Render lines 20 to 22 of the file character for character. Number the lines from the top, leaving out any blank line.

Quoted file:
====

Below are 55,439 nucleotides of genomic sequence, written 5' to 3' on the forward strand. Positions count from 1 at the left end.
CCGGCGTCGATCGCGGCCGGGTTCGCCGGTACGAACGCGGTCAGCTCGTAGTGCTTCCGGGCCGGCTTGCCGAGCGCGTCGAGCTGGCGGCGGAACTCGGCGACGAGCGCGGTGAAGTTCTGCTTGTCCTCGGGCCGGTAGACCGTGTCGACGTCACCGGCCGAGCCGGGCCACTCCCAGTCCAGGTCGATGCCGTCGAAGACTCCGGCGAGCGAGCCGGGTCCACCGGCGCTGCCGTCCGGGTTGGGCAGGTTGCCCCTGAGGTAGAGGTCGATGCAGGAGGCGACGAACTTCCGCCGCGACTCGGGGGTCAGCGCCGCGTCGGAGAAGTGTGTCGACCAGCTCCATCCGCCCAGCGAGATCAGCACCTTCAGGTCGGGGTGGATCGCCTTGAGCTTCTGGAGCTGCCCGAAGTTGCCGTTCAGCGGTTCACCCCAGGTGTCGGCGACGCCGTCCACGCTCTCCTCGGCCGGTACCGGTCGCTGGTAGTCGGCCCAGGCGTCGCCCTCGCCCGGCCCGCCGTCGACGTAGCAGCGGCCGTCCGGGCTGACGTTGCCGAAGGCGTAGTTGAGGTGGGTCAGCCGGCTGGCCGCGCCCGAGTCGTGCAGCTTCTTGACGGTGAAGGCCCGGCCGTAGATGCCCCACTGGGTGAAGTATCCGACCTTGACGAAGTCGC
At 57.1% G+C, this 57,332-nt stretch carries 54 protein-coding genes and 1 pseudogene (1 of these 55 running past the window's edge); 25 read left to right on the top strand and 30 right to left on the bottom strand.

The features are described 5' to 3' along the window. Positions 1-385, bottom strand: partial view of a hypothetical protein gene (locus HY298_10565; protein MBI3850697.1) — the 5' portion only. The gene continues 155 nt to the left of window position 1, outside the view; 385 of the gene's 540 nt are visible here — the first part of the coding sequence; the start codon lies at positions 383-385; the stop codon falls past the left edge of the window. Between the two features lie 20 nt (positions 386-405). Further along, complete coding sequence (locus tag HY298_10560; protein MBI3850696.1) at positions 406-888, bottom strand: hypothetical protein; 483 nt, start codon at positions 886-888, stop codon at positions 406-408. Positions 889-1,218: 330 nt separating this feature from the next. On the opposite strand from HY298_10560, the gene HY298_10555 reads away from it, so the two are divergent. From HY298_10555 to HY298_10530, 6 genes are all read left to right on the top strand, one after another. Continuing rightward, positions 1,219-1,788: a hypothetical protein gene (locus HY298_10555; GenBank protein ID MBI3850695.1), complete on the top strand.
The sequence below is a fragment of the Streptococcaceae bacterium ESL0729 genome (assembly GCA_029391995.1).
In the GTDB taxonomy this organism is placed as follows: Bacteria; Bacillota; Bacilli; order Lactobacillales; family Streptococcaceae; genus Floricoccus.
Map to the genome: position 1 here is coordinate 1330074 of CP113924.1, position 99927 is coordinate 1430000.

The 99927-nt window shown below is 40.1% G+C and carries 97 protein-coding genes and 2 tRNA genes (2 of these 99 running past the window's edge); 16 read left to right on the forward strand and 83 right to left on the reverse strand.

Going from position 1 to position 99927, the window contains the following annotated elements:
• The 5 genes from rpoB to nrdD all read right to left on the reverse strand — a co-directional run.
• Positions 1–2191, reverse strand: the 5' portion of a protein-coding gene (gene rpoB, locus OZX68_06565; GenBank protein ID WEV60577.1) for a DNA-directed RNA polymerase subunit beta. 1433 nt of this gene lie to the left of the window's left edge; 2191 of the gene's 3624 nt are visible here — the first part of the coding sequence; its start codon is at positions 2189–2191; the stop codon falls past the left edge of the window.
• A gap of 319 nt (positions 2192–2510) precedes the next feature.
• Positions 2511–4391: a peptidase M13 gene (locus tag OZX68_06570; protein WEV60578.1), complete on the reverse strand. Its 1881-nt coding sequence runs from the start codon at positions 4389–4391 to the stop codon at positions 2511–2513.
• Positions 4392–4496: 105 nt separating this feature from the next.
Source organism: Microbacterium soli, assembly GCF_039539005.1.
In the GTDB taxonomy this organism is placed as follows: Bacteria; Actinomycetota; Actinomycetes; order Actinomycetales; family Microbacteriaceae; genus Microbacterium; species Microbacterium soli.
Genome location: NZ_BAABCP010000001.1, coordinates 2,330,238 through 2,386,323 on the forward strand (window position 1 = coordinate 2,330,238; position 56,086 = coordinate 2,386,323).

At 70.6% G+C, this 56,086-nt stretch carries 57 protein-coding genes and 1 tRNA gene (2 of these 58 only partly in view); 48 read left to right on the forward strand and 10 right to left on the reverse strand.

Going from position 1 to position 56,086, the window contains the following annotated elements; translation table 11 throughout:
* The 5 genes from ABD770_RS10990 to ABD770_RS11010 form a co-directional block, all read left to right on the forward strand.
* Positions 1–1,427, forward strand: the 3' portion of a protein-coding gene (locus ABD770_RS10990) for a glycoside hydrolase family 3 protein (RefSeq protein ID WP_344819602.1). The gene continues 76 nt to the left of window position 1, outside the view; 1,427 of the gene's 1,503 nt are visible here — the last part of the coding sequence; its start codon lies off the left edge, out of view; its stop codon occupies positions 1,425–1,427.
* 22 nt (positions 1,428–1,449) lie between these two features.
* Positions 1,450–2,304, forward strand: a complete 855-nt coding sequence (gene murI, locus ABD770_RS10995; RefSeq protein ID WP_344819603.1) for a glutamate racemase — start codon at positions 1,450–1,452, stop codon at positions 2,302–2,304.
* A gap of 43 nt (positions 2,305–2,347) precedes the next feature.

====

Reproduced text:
* The 5 genes from ABD770_RS10990 to ABD770_RS11010 form a co-directional block, all read left to right on the forward strand.
* Positions 1–1,427, forward strand: the 3' portion of a protein-coding gene (locus ABD770_RS10990) for a glycoside hydrolase family 3 protein (RefSeq protein ID WP_344819602.1). The gene continues 76 nt to the left of window position 1, outside the view; 1,427 of the gene's 1,503 nt are visible here — the last part of the coding sequence; its start codon lies off the left edge, out of view; its stop codon occupies positions 1,425–1,427.
* 22 nt (positions 1,428–1,449) lie between these two features.